Desert bloom is a climatic phenomenon that occurs in various deserts around the world. The phenomenon consists of the blossoming of a wide variety of flowers during early-mid spring in years when rainfall is unusually high.
The blossoming occurs when the unusual level of rainfall reach the seeds and bulbs that have been in a latent or dormant state and causes them to germinate and flower in early spring. It is accompanied by the proliferation of insects, birds and small species of lizards.
Namaqualand is an arid region of Namibia and South Africa, extending along the west coast over 1,000 kilometres and covering a total area of 440,000 square kilometres. It is divided by the lower course of the Orange River into two portions – Little Namaqualand to the south and Great Namaqualand to the north.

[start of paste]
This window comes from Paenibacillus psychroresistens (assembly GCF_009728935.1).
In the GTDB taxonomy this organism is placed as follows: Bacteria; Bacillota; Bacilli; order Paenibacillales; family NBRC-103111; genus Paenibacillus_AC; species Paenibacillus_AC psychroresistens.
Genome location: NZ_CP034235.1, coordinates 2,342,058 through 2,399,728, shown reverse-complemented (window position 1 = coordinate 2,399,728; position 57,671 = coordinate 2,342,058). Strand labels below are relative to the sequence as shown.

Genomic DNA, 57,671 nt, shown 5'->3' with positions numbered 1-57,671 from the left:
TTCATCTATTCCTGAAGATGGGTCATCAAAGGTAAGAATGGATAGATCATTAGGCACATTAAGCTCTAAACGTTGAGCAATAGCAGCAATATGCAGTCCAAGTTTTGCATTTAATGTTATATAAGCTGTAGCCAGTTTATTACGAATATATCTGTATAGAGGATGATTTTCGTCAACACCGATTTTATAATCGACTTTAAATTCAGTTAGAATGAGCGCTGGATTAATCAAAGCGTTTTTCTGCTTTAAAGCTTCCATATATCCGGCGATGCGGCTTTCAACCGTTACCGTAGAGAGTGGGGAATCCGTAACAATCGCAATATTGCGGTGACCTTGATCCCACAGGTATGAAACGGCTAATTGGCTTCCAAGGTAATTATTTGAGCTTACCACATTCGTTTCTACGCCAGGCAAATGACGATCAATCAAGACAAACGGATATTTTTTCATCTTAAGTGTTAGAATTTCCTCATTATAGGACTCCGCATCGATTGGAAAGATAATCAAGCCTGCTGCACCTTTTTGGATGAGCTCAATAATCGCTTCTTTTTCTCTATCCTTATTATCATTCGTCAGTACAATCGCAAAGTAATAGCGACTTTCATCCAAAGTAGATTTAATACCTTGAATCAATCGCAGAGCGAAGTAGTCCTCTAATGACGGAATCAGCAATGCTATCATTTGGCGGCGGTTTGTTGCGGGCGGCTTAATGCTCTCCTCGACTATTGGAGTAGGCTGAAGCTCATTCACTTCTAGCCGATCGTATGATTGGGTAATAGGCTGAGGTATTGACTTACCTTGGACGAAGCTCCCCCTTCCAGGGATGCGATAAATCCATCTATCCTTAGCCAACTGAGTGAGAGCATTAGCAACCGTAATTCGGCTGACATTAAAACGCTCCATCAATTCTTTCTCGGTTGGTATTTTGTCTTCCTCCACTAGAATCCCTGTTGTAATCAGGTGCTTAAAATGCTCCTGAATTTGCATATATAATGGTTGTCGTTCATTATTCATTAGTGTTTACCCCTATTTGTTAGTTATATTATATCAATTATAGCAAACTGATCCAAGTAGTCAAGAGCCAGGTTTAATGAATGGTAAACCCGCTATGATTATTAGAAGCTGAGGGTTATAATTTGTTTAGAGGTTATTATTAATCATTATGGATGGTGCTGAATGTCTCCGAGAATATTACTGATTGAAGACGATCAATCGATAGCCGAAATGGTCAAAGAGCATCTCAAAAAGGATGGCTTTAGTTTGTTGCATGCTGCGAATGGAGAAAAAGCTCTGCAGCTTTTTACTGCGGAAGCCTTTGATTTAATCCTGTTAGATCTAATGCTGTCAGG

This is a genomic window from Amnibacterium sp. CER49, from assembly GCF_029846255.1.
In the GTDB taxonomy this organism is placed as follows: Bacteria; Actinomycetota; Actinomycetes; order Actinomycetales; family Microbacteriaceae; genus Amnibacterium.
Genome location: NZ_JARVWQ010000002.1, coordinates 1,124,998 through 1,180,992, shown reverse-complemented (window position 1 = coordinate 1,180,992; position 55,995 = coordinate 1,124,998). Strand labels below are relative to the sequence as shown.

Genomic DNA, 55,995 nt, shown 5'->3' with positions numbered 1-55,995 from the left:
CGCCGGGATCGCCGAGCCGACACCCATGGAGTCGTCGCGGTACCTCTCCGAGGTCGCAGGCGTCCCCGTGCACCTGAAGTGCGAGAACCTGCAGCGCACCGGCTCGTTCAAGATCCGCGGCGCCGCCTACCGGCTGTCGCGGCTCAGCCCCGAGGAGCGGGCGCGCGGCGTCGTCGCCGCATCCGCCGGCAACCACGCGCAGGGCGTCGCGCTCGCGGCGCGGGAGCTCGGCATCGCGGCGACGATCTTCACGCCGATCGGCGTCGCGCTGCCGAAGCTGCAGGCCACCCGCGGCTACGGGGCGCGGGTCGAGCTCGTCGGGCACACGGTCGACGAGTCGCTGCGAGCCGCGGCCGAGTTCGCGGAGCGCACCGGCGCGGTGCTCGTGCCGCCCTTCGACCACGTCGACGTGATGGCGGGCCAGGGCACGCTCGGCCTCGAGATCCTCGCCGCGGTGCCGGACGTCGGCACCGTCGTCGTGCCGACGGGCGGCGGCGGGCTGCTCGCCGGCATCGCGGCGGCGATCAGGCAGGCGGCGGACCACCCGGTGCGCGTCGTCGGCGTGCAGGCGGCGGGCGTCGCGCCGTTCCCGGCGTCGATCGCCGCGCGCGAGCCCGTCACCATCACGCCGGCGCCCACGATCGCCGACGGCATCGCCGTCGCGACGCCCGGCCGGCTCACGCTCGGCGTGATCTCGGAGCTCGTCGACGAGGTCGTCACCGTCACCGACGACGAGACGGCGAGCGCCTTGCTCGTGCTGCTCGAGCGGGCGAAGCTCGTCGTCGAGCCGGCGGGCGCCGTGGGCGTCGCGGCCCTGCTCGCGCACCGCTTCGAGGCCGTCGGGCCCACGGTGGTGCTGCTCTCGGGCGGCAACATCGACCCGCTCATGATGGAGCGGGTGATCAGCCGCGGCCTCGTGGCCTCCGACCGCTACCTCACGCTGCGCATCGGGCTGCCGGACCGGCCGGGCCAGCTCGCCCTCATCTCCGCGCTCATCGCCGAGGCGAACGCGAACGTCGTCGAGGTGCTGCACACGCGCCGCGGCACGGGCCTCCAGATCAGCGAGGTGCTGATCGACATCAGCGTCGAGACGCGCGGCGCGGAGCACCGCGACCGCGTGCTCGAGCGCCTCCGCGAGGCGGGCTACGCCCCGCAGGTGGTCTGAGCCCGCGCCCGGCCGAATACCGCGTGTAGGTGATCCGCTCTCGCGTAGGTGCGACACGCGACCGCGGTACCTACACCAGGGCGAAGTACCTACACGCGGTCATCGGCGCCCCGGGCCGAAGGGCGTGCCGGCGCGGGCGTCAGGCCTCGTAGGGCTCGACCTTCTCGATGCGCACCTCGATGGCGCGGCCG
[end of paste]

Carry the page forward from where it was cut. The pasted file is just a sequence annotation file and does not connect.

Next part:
The area’s landscape ranges from an unexploited coastal strip in the west to semidesert areas in the north-east. Famed for its proximity to the Atlantic Ocean, its wild flowers during spring, its wealth of minerals and cultural history, Namaqualand is a popular region for international and local tourists. The Namakwa coastline and the banks of the Orange River are popular for their hiking and 4×4 trails and routes.
The beginning of the flower season varies from year to year but it usually occurs between August and October. The natural landscape is continually monitored with the first sign of spring and flower season being the arrival of Namakwa daisies. When purple vygies bloom, spring is coming to an end.
The Namaqua National Park is situated west of the N7, one of South Africa’s national roads. This conservation area is a great biodiversity hotspot with the highest concentration of succulent plants of any of the world’s arid regions. More than a thousand of its estimated 3 500 flora species cannot be found anywhere else in the world.
Coming soon – a directory of resources relating to desert flower tours in Namaqualand, South Africa